Jeffrey's task as deacon will be to help all God's children let their light shine before others and give glory to God in Heaven.

My son, I pray that Mary's Magnificat which we recite at vespers every evening truly be your prayer all the days of your diaconal ministry!

My son, you are being called to the order of deacons. The Lord has set you an example to follow. Do the will of God generously. Serve God and humanity in love and joy. Look upon all unchastity and avarice as worship of false gods; for no one can serve two masters.

Never turn away from the hope which the gospel offers; now you must not only listen to God's Word but also preach it. Hold the mystery of faith with a clear conscience.

Express in action what you proclaim by word of mouth. Then the people of Christ, brought to life by the Spirit, will be an offering God accepts. Finally, on the last day, you will hear Him say, “Well done, good and faithful servant, enter into the joy of your Lord”.

(Thanks to Frank Scheme for photos of the ceremony.)

The congregation joins in praying the litany of the saints for the prostrate diaconate candidate...

...followed by the laying-on of hands and the prayer of ordination

The Nelson family poses for a celebratory photo following the ordination ceremony....

Scenes from the reception:

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The citizens of Ottawa are mourning the loss of a police officer killed in the line of duty, the sixth since policing was established in 1847(the last was in October 1983). This reminds us of the debt we owe each day to those who serve and protect the public order at the risk of their lives.

Sincere sympathy to the family of Constable Eric Czapnik and to his fellow officers on their loss. R.I.P.

Tuesday, December 29, 2009

Remembering the martyr St. Thomas Becket - Christmas Travel, Visits

Today is the fifth day of Christmas and the liturgical commemoration of St. Thomas Becket.

Becket is famous in our time as a result of T.S. Eliot's Murder in the Cathedral and subsequent adaptations on stage and screen. He is also an example of what is known as "the grace of state": someone named to an office (king, bishop, priest) is given by the Lord graces to live that in a way that might not have been anticipated beforehand.

Thus in the biography that follows, we discover how Thomas Becket's faith gave glimpses of potential for holiness even as these were overcome by other dimensions of his life. But on his choice for the office of Archbishop of Cantebury, for his administrative ability and his relationship with the king, led to his "conversion" first to a life of piety and then onto the path to holiness. Hence the importance of praying for bishops and other leaders who hold office in the church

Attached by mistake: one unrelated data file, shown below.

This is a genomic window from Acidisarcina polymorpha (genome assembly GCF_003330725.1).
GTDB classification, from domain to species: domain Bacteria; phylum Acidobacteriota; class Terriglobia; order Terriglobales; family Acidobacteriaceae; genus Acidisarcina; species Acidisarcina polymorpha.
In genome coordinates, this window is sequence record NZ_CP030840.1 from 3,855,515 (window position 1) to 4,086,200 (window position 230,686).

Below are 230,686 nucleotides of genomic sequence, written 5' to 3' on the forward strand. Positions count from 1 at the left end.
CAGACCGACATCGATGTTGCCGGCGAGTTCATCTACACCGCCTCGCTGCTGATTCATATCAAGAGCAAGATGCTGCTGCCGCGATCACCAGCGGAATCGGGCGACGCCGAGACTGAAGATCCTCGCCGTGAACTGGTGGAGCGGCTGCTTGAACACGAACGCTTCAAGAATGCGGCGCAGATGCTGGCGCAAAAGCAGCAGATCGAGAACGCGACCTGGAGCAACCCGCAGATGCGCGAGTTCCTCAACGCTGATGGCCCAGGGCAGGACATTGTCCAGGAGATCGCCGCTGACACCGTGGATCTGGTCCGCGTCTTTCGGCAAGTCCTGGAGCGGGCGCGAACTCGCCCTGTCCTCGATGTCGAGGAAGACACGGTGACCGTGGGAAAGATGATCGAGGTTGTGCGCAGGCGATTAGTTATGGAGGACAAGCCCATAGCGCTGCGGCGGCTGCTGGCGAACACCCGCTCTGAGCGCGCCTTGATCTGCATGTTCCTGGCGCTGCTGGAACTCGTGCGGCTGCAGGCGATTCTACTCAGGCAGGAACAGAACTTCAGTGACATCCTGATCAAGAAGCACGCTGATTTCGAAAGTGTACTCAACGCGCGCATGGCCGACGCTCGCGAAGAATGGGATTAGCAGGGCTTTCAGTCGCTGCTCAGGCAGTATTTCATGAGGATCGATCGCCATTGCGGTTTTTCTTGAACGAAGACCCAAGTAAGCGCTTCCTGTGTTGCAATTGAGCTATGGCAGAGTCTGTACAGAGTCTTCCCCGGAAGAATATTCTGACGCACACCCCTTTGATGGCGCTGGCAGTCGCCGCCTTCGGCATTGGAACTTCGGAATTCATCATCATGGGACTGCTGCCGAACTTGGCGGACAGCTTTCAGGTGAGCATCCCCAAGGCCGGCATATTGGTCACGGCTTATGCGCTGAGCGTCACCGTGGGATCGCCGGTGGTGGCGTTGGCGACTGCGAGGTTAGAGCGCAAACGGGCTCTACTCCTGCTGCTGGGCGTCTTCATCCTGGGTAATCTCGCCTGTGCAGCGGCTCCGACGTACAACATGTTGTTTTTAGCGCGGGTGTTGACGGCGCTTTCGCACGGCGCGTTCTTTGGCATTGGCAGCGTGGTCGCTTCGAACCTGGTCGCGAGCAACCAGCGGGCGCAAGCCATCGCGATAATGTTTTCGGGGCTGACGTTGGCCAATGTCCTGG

and in public life to live their vocation as God would have them.

Thomas Becket was born in London, England in 1118. His father was a Norman knight, Gilbert, who had become a prosperous merchant in London; his mother was also Norman, and he had at least two sisters.

Thomas was noted for his piety, his strong devotion to Our Lady, and his generosity to the poor. Richly endowed by nature, he was tall, handsome, strong, and athletic, with dark hair, pale complexion and a prominent nose. His sight and hearing were unusually keen, he had an excellent memory, and he was a gifted speaker and debater.

He enjoyed playing field sports as a boy, and as a young man, his energy, his practical ability, and his initiative exceeded his wisdom and his judgment. He was educated at the Merton Priory in Sussex and at the University of Paris.

When he returned to England at twenty-one, he obtained an appointment as a clerk to the sheriff’s court, where he showed great ability. He was determined to make it on his own in the world now that his parents were both deceased.

After three years, he was taken into the household of Theobald, the Norman monk-archbishop of Canterbury. The young Thomas gradually climbed up the ecclesiastical ladder of success via his charm, his generosity and his adaptability. He was ambitious, and refused no opportunity for advancement. He enjoyed having a "good time", but at all times his life was marked by purity and holiness. The archbishop assigned him the post of archdeacon, and, at the age of thirty-six, he was recommended by Theobald to the young King Henry as chancellor.